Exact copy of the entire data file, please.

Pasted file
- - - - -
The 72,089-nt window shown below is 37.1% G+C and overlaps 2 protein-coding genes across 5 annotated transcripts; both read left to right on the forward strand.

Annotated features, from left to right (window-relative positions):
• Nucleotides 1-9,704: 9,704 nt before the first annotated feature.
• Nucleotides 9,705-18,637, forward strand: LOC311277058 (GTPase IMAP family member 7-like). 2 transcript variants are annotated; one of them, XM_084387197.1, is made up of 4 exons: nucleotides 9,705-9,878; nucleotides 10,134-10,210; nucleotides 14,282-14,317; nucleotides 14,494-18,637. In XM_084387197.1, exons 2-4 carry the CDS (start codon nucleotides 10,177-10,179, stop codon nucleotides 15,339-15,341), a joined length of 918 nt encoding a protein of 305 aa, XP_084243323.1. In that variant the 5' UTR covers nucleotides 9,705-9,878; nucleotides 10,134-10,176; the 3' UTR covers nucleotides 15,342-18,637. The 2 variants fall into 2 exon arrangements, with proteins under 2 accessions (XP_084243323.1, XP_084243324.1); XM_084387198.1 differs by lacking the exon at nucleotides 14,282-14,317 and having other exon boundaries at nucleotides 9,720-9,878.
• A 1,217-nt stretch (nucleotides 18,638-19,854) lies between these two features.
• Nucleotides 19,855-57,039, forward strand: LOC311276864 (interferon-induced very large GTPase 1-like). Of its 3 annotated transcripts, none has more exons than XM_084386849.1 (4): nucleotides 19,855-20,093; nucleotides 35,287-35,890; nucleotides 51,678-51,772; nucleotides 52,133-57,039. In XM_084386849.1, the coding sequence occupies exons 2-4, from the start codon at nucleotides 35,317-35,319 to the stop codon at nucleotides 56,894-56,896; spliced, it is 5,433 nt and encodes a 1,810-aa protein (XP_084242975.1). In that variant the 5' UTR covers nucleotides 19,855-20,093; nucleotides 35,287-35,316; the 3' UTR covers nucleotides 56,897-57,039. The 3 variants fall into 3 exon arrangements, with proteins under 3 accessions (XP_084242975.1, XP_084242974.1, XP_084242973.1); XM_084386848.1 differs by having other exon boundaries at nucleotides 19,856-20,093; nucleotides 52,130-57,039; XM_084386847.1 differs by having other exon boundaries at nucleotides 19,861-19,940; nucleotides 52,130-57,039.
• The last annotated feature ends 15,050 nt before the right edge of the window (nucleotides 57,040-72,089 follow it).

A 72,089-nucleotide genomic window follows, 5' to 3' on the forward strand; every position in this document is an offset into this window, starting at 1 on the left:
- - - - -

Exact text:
The 72,089-nt window shown below is 37.1% G+C and overlaps 2 protein-coding genes across 5 annotated transcripts; both read left to right on the forward strand.

Annotated features, from left to right (window-relative positions):
• Nucleotides 1-9,704: 9,704 nt before the first annotated feature.
• Nucleotides 9,705-18,637, forward strand: LOC311277058 (GTPase IMAP family member 7-like). 2 transcript variants are annotated; one of them, XM_084387197.1, is made up of 4 exons: nucleotides 9,705-9,878; nucleotides 10,134-10,210; nucleotides 14,282-14,317; nucleotides 14,494-18,637. In XM_084387197.1, exons 2-4 carry the CDS (start codon nucleotides 10,177-10,179, stop codon nucleotides 15,339-15,341), a joined length of 918 nt encoding a protein of 305 aa, XP_084243323.1. In that variant the 5' UTR covers nucleotides 9,705-9,878; nucleotides 10,134-10,176; the 3' UTR covers nucleotides 15,342-18,637. The 2 variants fall into 2 exon arrangements, with proteins under 2 accessions (XP_084243323.1, XP_084243324.1); XM_084387198.1 differs by lacking the exon at nucleotides 14,282-14,317 and having other exon boundaries at nucleotides 9,720-9,878.
• A 1,217-nt stretch (nucleotides 18,638-19,854) lies between these two features.
• Nucleotides 19,855-57,039, forward strand: LOC311276864 (interferon-induced very large GTPase 1-like). Of its 3 annotated transcripts, none has more exons than XM_084386849.1 (4): nucleotides 19,855-20,093; nucleotides 35,287-35,890; nucleotides 51,678-51,772; nucleotides 52,133-57,039. In XM_084386849.1, the coding sequence occupies exons 2-4, from the start codon at nucleotides 35,317-35,319 to the stop codon at nucleotides 56,894-56,896; spliced, it is 5,433 nt and encodes a 1,810-aa protein (XP_084242975.1). In that variant the 5' UTR covers nucleotides 19,855-20,093; nucleotides 35,287-35,316; the 3' UTR covers nucleotides 56,897-57,039. The 3 variants fall into 3 exon arrangements, with proteins under 3 accessions (XP_084242975.1, XP_084242974.1, XP_084242973.1); XM_084386848.1 differs by having other exon boundaries at nucleotides 19,856-20,093; nucleotides 52,130-57,039; XM_084386847.1 differs by having other exon boundaries at nucleotides 19,861-19,940; nucleotides 52,130-57,039.
• The last annotated feature ends 15,050 nt before the right edge of the window (nucleotides 57,040-72,089 follow it).

A 72,089-nucleotide genomic window follows, 5' to 3' on the forward strand; every position in this document is an offset into this window, starting at 1 on the left: